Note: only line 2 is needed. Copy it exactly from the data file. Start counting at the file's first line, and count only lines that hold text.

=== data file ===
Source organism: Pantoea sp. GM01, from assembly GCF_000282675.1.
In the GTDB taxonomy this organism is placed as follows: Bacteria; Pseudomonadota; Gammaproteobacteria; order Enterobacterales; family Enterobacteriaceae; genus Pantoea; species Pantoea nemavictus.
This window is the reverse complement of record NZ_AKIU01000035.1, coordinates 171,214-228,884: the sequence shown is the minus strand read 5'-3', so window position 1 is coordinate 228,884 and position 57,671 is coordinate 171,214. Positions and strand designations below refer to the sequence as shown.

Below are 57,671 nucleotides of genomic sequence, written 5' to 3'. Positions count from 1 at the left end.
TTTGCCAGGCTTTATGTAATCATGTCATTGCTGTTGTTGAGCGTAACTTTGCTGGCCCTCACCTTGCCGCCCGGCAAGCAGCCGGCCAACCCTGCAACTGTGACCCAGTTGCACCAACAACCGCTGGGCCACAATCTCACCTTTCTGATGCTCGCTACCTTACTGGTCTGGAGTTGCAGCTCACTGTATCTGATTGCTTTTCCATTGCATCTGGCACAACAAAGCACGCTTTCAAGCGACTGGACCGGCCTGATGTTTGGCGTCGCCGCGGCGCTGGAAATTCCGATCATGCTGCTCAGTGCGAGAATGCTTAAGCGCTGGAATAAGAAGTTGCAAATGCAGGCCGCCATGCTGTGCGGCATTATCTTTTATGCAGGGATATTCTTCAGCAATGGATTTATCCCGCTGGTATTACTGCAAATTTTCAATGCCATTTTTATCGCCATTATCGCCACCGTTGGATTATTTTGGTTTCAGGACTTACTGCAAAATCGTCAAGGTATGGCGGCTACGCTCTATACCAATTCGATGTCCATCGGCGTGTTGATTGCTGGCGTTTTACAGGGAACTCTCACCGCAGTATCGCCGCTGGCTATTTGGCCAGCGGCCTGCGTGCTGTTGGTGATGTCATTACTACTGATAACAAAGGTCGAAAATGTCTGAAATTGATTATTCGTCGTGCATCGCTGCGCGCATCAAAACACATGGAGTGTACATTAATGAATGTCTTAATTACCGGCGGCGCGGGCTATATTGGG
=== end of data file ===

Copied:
In the GTDB taxonomy this organism is placed as follows: Bacteria; Pseudomonadota; Gammaproteobacteria; order Enterobacterales; family Enterobacteriaceae; genus Pantoea; species Pantoea nemavictus.